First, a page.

Posted on: 31st January, 2014
15th January, 2020
The 2019 Hong Kong protests have reinvigorated the city’s sense of political purpose. They are also part of a larger, global set of protests, including Beirut and Kashmir, which raise significant questions for the contemporary moment.
The Hong Kong protests claim to be a ‘revolution for our times’: what does ‘revolution’ look like, and how might these protests offer a clear assessment of ‘our times’? How do the Hong Kong protests demand that we revisit the twentieth-century vocabulary of anti-imperialism — decolonisation, liberation, anticolonialism, revolution — for a twenty-first-century world? What types of revolutionary thinking is required for ‘our times’, and what role do the 2019 protests play in revising anti-imperial critique?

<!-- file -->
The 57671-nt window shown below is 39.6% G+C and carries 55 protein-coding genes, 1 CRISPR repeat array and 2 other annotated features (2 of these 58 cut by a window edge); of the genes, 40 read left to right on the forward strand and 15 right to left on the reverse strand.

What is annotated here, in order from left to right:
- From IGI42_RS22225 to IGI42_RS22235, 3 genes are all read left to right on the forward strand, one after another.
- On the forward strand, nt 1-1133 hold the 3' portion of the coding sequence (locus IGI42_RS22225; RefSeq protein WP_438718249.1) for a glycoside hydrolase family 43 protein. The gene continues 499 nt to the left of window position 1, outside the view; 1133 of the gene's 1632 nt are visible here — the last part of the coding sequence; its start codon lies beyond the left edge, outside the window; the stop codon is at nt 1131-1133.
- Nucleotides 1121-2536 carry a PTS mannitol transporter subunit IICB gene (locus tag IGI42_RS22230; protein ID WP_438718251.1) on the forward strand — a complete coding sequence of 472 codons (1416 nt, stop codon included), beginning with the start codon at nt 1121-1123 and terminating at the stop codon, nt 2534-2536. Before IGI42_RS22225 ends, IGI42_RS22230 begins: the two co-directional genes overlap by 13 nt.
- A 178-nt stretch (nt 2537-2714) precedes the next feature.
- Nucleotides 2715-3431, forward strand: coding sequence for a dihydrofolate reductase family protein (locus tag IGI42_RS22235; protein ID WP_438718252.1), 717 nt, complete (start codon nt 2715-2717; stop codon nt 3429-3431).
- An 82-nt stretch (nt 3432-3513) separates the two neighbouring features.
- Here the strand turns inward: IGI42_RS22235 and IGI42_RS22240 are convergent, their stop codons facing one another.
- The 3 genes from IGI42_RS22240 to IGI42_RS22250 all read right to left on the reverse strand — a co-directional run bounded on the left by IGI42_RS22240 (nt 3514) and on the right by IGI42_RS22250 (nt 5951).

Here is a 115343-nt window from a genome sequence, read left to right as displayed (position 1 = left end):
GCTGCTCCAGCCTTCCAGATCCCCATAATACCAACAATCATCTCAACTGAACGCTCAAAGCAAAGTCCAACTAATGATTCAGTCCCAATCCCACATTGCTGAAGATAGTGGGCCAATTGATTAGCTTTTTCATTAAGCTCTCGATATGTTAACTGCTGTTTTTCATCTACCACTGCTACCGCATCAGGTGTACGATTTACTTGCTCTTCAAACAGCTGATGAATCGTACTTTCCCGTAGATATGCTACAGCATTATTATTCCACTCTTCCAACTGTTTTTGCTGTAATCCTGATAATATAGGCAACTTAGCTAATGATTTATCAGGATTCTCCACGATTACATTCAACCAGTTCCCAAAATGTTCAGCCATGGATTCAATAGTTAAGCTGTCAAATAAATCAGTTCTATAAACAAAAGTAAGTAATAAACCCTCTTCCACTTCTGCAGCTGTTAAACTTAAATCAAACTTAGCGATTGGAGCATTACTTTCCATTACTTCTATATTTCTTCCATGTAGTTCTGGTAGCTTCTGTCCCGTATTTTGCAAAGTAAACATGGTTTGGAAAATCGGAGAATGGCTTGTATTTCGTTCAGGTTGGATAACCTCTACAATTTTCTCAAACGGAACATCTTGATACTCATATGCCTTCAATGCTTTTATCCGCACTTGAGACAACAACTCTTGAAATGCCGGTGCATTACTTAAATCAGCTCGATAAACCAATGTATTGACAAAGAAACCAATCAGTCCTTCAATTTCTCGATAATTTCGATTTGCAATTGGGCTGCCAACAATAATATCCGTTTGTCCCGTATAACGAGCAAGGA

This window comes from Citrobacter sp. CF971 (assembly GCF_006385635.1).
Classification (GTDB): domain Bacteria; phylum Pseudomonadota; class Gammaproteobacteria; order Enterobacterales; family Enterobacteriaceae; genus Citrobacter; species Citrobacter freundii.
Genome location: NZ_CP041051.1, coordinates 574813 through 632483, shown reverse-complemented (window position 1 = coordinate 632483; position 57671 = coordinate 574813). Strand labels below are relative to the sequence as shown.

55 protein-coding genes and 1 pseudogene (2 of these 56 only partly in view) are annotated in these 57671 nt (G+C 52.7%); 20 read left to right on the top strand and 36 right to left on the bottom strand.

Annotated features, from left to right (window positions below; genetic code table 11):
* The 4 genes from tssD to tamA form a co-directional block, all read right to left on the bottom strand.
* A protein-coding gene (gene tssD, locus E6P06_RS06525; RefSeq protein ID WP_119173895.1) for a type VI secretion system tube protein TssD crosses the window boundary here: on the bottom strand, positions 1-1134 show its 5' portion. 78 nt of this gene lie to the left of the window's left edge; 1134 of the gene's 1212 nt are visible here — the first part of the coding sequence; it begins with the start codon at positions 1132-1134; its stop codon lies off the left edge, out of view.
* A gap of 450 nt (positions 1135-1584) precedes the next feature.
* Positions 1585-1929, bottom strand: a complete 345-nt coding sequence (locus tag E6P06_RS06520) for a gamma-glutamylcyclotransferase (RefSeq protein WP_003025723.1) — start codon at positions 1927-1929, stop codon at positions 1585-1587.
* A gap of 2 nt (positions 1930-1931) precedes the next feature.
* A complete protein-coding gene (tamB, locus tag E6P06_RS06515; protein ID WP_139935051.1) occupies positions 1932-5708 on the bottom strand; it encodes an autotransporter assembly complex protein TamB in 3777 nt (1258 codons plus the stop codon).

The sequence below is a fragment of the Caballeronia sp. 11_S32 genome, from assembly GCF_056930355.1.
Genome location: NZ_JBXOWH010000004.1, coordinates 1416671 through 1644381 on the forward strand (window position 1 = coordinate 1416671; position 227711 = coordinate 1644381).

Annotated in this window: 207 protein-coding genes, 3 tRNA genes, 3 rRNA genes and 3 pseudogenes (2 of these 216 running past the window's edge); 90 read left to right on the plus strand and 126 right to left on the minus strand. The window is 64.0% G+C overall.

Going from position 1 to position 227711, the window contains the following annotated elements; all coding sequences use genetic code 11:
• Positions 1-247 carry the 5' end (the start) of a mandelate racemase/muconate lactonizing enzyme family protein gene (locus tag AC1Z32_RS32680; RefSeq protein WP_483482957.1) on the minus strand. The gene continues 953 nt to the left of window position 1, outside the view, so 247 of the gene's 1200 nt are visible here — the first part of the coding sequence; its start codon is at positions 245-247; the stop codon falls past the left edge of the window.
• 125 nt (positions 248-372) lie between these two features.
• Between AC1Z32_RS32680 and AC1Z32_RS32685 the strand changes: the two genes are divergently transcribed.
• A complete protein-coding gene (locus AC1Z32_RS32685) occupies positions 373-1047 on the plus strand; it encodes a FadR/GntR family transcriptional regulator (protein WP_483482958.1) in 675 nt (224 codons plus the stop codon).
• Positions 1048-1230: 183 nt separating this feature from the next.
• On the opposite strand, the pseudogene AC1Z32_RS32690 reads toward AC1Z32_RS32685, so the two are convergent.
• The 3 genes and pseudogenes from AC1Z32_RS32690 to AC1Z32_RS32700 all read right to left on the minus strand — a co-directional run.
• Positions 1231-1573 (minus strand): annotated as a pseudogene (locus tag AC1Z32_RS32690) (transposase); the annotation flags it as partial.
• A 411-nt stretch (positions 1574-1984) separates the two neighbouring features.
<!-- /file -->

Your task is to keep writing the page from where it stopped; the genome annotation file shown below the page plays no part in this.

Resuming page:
J Daniel Elam is an Assistant Professor in the Department of Comparative Literature at the University of Hong Kong. He has written extensively about South Asian anticolonialism in the early twentieth century. He is the editor of an anthology of theory and criticism from the Global South (Bloomsbury), and the author of World Literature for the Wretched of the Earth: Anticolonial Aesthetics, Postcolonial Politics (Fordham).